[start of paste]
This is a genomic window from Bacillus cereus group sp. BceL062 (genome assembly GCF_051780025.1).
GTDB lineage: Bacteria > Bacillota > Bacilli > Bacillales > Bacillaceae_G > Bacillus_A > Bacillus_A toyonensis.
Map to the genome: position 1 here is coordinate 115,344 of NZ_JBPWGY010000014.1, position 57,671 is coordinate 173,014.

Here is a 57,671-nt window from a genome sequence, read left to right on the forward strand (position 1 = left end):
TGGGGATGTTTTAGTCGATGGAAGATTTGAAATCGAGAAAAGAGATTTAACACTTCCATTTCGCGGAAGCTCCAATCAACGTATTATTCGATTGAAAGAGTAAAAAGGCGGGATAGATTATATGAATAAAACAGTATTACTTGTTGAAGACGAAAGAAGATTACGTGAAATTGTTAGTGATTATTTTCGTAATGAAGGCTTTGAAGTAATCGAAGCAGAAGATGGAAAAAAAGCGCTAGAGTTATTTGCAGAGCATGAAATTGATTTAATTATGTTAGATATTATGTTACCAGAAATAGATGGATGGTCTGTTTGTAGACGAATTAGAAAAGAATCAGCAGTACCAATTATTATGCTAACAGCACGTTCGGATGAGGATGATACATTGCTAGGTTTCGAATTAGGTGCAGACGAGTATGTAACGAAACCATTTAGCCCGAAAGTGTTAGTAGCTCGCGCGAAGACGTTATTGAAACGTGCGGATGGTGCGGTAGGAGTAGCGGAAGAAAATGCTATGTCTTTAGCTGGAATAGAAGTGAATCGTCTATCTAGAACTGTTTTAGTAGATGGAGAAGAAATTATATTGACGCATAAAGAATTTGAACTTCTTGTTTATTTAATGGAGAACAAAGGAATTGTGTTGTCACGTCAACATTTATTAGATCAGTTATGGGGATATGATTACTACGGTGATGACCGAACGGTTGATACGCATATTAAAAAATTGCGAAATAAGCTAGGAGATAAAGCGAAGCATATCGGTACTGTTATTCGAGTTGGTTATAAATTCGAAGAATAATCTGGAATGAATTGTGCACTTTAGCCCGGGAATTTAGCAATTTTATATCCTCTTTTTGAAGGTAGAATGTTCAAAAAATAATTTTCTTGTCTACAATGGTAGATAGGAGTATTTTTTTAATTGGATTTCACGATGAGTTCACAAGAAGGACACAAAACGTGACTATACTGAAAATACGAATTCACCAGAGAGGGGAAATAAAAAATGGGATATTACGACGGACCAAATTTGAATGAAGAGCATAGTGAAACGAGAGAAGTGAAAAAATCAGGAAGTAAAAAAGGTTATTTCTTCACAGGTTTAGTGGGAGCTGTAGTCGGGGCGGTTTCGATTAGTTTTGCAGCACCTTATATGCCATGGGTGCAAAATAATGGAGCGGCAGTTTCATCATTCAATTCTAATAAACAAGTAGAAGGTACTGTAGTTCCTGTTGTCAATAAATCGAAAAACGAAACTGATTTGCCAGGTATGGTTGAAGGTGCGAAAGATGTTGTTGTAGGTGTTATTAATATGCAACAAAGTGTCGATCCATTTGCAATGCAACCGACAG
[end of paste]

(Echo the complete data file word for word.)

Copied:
This is a genomic window from Bacillus cereus group sp. BceL062 (genome assembly GCF_051780025.1).
GTDB lineage: Bacteria > Bacillota > Bacilli > Bacillales > Bacillaceae_G > Bacillus_A > Bacillus_A toyonensis.
Map to the genome: position 1 here is coordinate 115,344 of NZ_JBPWGY010000014.1, position 57,671 is coordinate 173,014.

Here is a 57,671-nt window from a genome sequence, read left to right on the forward strand (position 1 = left end):
TGGGGATGTTTTAGTCGATGGAAGATTTGAAATCGAGAAAAGAGATTTAACACTTCCATTTCGCGGAAGCTCCAATCAACGTATTATTCGATTGAAAGAGTAAAAAGGCGGGATAGATTATATGAATAAAACAGTATTACTTGTTGAAGACGAAAGAAGATTACGTGAAATTGTTAGTGATTATTTTCGTAATGAAGGCTTTGAAGTAATCGAAGCAGAAGATGGAAAAAAAGCGCTAGAGTTATTTGCAGAGCATGAAATTGATTTAATTATGTTAGATATTATGTTACCAGAAATAGATGGATGGTCTGTTTGTAGACGAATTAGAAAAGAATCAGCAGTACCAATTATTATGCTAACAGCACGTTCGGATGAGGATGATACATTGCTAGGTTTCGAATTAGGTGCAGACGAGTATGTAACGAAACCATTTAGCCCGAAAGTGTTAGTAGCTCGCGCGAAGACGTTATTGAAACGTGCGGATGGTGCGGTAGGAGTAGCGGAAGAAAATGCTATGTCTTTAGCTGGAATAGAAGTGAATCGTCTATCTAGAACTGTTTTAGTAGATGGAGAAGAAATTATATTGACGCATAAAGAATTTGAACTTCTTGTTTATTTAATGGAGAACAAAGGAATTGTGTTGTCACGTCAACATTTATTAGATCAGTTATGGGGATATGATTACTACGGTGATGACCGAACGGTTGATACGCATATTAAAAAATTGCGAAATAAGCTAGGAGATAAAGCGAAGCATATCGGTACTGTTATTCGAGTTGGTTATAAATTCGAAGAATAATCTGGAATGAATTGTGCACTTTAGCCCGGGAATTTAGCAATTTTATATCCTCTTTTTGAAGGTAGAATGTTCAAAAAATAATTTTCTTGTCTACAATGGTAGATAGGAGTATTTTTTTAATTGGATTTCACGATGAGTTCACAAGAAGGACACAAAACGTGACTATACTGAAAATACGAATTCACCAGAGAGGGGAAATAAAAAATGGGATATTACGACGGACCAAATTTGAATGAAGAGCATAGTGAAACGAGAGAAGTGAAAAAATCAGGAAGTAAAAAAGGTTATTTCTTCACAGGTTTAGTGGGAGCTGTAGTCGGGGCGGTTTCGATTAGTTTTGCAGCACCTTATATGCCATGGGTGCAAAATAATGGAGCGGCAGTTTCATCATTCAATTCTAATAAACAAGTAGAAGGTACTGTAGTTCCTGTTGTCAATAAATCGAAAAACGAAACTGATTTGCCAGGTATGGTTGAAGGTGCGAAAGATGTTGTTGTAGGTGTTATTAATATGCAACAAAGTGTCGATCCATTTGCAATGCAACCGACAG